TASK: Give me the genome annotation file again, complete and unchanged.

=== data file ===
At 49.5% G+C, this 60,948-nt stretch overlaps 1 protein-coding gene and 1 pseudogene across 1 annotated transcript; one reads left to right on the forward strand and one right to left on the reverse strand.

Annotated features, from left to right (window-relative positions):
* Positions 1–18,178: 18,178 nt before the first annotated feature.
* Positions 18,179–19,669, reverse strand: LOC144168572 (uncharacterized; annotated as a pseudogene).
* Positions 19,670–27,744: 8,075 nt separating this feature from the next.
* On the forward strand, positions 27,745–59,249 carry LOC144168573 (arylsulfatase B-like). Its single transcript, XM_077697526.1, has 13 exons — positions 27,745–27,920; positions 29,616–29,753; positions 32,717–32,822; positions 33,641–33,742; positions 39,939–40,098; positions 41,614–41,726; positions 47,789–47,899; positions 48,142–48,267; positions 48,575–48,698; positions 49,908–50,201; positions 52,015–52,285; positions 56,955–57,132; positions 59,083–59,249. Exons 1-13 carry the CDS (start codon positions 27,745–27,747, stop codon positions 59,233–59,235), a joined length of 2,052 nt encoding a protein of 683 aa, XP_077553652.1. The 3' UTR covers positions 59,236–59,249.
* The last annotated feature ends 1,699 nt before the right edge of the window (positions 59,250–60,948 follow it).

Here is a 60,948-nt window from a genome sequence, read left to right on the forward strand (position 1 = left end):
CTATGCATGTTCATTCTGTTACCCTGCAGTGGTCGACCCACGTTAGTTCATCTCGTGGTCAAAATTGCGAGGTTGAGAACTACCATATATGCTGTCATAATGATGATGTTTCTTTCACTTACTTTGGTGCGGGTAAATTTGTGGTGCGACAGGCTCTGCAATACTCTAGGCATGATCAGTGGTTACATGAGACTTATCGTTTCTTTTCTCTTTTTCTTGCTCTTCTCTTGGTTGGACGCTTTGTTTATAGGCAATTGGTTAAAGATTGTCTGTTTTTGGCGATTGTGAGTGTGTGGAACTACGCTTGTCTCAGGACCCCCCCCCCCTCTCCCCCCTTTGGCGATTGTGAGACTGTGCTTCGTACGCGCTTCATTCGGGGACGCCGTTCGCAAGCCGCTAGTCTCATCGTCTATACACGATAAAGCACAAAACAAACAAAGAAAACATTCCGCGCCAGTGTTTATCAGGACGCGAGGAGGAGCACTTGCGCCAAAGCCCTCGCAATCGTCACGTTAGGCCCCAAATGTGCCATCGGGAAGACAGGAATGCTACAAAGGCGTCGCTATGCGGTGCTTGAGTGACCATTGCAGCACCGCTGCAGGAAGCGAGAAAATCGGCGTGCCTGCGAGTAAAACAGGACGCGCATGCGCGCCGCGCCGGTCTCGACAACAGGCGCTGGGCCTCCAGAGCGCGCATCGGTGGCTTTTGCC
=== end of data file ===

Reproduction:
At 49.5% G+C, this 60,948-nt stretch overlaps 1 protein-coding gene and 1 pseudogene across 1 annotated transcript; one reads left to right on the forward strand and one right to left on the reverse strand.

Annotated features, from left to right (window-relative positions):
* Positions 1–18,178: 18,178 nt before the first annotated feature.
* Positions 18,179–19,669, reverse strand: LOC144168572 (uncharacterized; annotated as a pseudogene).
* Positions 19,670–27,744: 8,075 nt separating this feature from the next.
* On the forward strand, positions 27,745–59,249 carry LOC144168573 (arylsulfatase B-like). Its single transcript, XM_077697526.1, has 13 exons — positions 27,745–27,920; positions 29,616–29,753; positions 32,717–32,822; positions 33,641–33,742; positions 39,939–40,098; positions 41,614–41,726; positions 47,789–47,899; positions 48,142–48,267; positions 48,575–48,698; positions 49,908–50,201; positions 52,015–52,285; positions 56,955–57,132; positions 59,083–59,249. Exons 1-13 carry the CDS (start codon positions 27,745–27,747, stop codon positions 59,233–59,235), a joined length of 2,052 nt encoding a protein of 683 aa, XP_077553652.1. The 3' UTR covers positions 59,236–59,249.
* The last annotated feature ends 1,699 nt before the right edge of the window (positions 59,250–60,948 follow it).

Here is a 60,948-nt window from a genome sequence, read left to right on the forward strand (position 1 = left end):
CTATGCATGTTCATTCTGTTACCCTGCAGTGGTCGACCCACGTTAGTTCATCTCGTGGTCAAAATTGCGAGGTTGAGAACTACCATATATGCTGTCATAATGATGATGTTTCTTTCACTTACTTTGGTGCGGGTAAATTTGTGGTGCGACAGGCTCTGCAATACTCTAGGCATGATCAGTGGTTACATGAGACTTATCGTTTCTTTTCTCTTTTTCTTGCTCTTCTCTTGGTTGGACGCTTTGTTTATAGGCAATTGGTTAAAGATTGTCTGTTTTTGGCGATTGTGAGTGTGTGGAACTACGCTTGTCTCAGGACCCCCCCCCCCTCTCCCCCCTTTGGCGATTGTGAGACTGTGCTTCGTACGCGCTTCATTCGGGGACGCCGTTCGCAAGCCGCTAGTCTCATCGTCTATACACGATAAAGCACAAAACAAACAAAGAAAACATTCCGCGCCAGTGTTTATCAGGACGCGAGGAGGAGCACTTGCGCCAAAGCCCTCGCAATCGTCACGTTAGGCCCCAAATGTGCCATCGGGAAGACAGGAATGCTACAAAGGCGTCGCTATGCGGTGCTTGAGTGACCATTGCAGCACCGCTGCAGGAAGCGAGAAAATCGGCGTGCCTGCGAGTAAAACAGGACGCGCATGCGCGCCGCGCCGGTCTCGACAACAGGCGCTGGGCCTCCAGAGCGCGCATCGGTGGCTTTTGCC